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Baltimore leaders still trying to figure out why 911 crashed Tuesday night

911 system was out for about 2 hours
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Posted at 6:26 PM, Jun 15, 2016
and last updated 2016-06-16 22:17:55-04

When you call 911, you expect someone to answer.  But that wasn't the case Tuesday night in Baltimore City.

"We got notification at about 7:47pm," one firefighter said.

City leaders addressed the 911 system failure Wednesday, saying officials worked swiftly after the system went down to make sure the outage was as short as possible.

For more than two hours, emergency callers were told to dial 311 instead of 911.

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"I know how vital it is to have that system in place and working," said Mayor Stephanie Rawlings-Blake.

What city officials don't know is what went wrong with the phone lines to begin with.

Verizon maintains the equipment and network for the city, and workers were at the call center troubleshooting the crash overnight Tuesday and during the day Wednesday.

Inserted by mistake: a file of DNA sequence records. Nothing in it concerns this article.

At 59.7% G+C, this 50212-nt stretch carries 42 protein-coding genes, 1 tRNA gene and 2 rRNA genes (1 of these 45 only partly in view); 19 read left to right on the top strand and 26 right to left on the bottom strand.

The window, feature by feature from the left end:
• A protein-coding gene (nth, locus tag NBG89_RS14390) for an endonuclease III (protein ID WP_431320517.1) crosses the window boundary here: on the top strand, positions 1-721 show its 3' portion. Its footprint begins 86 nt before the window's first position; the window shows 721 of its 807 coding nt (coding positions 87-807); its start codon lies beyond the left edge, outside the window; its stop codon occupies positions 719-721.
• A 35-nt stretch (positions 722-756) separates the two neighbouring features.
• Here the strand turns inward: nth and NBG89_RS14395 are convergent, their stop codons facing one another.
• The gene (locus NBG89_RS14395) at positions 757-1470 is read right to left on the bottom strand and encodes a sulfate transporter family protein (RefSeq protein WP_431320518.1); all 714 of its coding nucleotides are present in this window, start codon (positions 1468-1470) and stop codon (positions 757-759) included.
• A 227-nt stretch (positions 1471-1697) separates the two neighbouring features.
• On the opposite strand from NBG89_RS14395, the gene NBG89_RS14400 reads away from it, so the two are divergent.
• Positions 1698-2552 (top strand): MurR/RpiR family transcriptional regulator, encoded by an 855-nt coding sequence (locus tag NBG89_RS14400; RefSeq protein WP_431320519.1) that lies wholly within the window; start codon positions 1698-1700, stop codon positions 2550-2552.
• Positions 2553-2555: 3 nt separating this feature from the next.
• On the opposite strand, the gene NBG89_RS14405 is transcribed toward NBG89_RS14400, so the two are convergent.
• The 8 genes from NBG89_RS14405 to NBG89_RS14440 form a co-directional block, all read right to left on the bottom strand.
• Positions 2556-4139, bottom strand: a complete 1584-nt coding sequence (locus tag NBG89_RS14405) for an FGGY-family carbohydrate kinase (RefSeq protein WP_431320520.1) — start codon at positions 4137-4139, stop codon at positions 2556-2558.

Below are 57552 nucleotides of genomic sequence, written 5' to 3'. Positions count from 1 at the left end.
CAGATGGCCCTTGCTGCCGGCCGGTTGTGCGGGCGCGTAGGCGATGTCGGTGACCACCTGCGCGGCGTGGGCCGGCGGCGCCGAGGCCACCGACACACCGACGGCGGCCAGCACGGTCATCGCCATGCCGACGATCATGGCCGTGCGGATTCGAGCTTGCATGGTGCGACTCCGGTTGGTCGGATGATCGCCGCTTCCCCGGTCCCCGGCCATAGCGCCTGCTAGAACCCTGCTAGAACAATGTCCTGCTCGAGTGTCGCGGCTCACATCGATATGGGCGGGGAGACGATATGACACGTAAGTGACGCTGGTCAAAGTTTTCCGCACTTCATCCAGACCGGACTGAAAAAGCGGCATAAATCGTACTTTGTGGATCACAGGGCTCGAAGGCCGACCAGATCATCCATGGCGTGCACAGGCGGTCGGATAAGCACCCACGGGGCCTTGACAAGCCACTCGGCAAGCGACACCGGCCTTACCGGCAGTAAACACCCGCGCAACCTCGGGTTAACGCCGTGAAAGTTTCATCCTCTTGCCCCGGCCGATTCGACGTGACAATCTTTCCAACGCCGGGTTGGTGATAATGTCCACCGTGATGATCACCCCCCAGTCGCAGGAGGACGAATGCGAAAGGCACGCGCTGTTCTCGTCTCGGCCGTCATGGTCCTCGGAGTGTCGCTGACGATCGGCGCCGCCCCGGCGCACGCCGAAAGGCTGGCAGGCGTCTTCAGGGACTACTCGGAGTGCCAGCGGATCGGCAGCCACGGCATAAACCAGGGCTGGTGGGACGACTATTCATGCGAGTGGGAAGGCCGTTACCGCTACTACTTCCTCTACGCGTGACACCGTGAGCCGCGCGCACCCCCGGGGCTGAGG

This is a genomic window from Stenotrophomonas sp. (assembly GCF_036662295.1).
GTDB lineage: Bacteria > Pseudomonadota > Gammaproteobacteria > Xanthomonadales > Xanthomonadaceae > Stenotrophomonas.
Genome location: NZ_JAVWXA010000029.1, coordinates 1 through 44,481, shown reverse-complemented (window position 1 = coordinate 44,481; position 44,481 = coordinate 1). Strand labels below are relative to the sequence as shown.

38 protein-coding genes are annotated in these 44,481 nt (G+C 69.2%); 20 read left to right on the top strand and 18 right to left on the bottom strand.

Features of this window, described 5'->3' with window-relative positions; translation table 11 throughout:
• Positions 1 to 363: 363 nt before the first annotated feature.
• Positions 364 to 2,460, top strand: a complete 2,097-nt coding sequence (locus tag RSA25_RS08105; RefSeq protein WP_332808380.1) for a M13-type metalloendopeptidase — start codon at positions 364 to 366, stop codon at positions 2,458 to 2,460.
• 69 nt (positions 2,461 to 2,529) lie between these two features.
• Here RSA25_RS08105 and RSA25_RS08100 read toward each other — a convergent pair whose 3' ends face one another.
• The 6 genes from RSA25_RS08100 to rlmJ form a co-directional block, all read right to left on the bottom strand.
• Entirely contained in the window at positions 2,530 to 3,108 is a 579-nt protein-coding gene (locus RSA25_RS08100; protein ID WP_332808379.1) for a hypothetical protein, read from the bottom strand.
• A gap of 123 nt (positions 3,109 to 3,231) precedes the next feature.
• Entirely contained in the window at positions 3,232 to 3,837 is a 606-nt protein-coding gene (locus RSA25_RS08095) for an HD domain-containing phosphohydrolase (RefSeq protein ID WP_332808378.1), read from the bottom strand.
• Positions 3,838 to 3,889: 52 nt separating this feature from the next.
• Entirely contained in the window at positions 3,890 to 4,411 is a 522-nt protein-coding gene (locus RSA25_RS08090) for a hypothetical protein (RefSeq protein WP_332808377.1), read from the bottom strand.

"We're still troubleshooting with Verizon, working with their technical experts,” Baltimore Police Commissioner Kevin Davis said.  “We expect to have some more concrete answers in the days ahead."

Fire officials say there have been other small glitches with the 911 phone lines.        

Right now, it's not clear if any emergency calls were missed, how many were diverted to 311, or if there was any delay in response time due to the system breakdown.

"I know that no non-fatal shootings or fatal shootings occurred during that time frame, we do know that, but other 911 calls for service that did not come in, we're working with Verizon and working with our call takers and dispatchers to try to get a better handle on that,” Davis said.

In October, the Fire and Police Departments took control of the city 911 system. However, officials say that switch over was not related to Tuesday night's crash.

Editor's Note: File video of Baltimore County 911 Center

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